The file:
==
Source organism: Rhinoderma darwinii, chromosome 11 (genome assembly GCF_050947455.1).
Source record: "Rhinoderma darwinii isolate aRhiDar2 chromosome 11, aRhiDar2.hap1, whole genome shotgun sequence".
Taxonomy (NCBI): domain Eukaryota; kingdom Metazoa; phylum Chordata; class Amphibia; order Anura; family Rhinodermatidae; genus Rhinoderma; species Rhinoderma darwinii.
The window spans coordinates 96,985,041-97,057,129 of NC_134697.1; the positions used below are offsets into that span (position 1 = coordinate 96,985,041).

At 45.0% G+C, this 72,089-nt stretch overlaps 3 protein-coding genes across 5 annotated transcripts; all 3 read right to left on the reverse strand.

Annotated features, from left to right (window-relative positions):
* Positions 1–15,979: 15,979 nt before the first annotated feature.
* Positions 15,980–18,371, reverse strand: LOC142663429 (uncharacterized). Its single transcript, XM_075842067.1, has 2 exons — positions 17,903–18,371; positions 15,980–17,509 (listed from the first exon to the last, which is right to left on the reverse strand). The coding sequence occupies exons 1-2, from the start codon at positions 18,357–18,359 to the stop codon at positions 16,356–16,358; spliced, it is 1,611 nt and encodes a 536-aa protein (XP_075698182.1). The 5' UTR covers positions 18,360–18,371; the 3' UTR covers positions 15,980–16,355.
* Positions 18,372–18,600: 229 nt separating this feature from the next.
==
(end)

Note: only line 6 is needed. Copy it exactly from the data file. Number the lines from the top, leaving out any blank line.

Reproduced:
Annotated features, from left to right (window-relative positions):